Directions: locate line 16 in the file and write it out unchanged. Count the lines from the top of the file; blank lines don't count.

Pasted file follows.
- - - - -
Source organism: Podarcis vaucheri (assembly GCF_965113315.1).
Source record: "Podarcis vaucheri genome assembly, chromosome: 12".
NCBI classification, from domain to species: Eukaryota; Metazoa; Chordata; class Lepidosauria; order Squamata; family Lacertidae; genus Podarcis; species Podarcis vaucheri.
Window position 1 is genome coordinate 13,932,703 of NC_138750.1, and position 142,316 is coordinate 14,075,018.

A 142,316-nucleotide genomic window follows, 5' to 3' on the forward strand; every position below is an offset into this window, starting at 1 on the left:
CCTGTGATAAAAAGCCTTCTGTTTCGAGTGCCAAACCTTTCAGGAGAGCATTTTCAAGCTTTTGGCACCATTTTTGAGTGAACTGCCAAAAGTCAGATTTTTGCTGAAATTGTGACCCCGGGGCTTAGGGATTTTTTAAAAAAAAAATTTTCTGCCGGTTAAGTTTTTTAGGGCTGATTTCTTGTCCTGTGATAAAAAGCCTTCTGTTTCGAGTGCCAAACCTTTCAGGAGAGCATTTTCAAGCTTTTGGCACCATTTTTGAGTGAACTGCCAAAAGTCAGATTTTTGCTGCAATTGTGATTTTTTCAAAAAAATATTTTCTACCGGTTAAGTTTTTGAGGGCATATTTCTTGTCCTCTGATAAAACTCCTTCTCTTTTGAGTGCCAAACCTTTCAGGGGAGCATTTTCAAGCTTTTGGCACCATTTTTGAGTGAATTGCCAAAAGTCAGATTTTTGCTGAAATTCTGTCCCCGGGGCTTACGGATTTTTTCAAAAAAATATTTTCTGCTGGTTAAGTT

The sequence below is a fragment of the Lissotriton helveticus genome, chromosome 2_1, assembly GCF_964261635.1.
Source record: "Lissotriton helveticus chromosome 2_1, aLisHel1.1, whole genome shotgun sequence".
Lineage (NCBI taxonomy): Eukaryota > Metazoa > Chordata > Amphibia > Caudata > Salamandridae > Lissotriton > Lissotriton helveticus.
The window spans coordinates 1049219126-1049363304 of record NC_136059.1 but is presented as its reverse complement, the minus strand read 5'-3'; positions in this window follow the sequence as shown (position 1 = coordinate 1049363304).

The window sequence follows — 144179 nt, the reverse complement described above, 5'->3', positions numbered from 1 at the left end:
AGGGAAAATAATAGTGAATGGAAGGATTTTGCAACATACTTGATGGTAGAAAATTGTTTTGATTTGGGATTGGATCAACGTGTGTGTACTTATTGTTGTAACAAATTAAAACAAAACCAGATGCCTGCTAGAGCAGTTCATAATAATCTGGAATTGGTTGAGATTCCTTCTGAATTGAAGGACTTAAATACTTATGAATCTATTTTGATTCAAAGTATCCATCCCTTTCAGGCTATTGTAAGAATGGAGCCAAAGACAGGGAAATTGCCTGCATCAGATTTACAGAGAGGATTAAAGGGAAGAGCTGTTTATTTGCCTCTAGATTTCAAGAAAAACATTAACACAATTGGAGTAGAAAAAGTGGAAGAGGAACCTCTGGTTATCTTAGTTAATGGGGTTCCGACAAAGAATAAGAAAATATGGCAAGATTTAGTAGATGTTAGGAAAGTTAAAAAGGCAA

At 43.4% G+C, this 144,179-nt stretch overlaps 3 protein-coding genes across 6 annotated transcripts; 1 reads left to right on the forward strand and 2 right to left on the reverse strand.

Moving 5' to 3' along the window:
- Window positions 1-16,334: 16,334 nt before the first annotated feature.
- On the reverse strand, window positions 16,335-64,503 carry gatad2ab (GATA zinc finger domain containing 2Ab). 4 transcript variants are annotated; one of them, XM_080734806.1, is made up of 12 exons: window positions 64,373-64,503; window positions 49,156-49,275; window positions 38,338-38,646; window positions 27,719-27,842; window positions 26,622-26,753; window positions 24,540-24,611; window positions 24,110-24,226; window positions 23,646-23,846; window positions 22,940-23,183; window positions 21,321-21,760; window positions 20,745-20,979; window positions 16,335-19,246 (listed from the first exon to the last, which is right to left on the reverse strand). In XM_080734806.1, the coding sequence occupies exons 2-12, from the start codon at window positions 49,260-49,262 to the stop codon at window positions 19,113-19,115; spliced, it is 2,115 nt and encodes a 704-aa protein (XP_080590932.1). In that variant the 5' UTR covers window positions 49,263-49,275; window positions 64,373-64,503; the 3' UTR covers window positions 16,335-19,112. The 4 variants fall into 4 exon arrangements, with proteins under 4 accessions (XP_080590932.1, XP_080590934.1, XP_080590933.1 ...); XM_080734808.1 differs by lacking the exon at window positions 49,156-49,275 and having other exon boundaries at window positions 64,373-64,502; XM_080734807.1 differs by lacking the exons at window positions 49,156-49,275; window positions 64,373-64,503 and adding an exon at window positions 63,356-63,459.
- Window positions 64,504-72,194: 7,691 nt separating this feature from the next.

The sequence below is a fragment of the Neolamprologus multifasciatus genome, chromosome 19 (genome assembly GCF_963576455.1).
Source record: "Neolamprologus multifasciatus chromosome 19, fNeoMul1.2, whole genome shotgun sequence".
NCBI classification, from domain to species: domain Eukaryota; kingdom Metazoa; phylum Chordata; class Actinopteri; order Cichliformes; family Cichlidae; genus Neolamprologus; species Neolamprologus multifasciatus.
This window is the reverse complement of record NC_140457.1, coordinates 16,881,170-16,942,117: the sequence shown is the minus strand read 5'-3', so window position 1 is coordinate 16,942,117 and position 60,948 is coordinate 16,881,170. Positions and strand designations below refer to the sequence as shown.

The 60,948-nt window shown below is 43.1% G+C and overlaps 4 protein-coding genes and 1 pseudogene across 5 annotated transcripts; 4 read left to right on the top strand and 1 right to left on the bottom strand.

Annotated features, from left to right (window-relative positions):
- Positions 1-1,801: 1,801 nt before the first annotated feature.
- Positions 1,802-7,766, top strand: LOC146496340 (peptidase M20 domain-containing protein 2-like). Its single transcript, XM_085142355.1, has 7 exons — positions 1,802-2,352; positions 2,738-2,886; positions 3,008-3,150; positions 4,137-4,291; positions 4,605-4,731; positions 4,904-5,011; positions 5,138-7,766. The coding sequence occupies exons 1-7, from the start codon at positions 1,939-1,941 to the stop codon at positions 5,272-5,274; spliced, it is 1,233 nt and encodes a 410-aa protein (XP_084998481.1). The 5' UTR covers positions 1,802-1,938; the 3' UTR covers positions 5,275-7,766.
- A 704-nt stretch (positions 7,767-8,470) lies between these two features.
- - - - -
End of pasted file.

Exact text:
- On the reverse strand, window positions 16,335-64,503 carry gatad2ab (GATA zinc finger domain containing 2Ab). 4 transcript variants are annotated; one of them, XM_080734806.1, is made up of 12 exons: window positions 64,373-64,503; window positions 49,156-49,275; window positions 38,338-38,646; window positions 27,719-27,842; window positions 26,622-26,753; window positions 24,540-24,611; window positions 24,110-24,226; window positions 23,646-23,846; window positions 22,940-23,183; window positions 21,321-21,760; window positions 20,745-20,979; window positions 16,335-19,246 (listed from the first exon to the last, which is right to left on the reverse strand). In XM_080734806.1, the coding sequence occupies exons 2-12, from the start codon at window positions 49,260-49,262 to the stop codon at window positions 19,113-19,115; spliced, it is 2,115 nt and encodes a 704-aa protein (XP_080590932.1). In that variant the 5' UTR covers window positions 49,263-49,275; window positions 64,373-64,503; the 3' UTR covers window positions 16,335-19,112. The 4 variants fall into 4 exon arrangements, with proteins under 4 accessions (XP_080590932.1, XP_080590934.1, XP_080590933.1 ...); XM_080734808.1 differs by lacking the exon at window positions 49,156-49,275 and having other exon boundaries at window positions 64,373-64,502; XM_080734807.1 differs by lacking the exons at window positions 49,156-49,275; window positions 64,373-64,503 and adding an exon at window positions 63,356-63,459.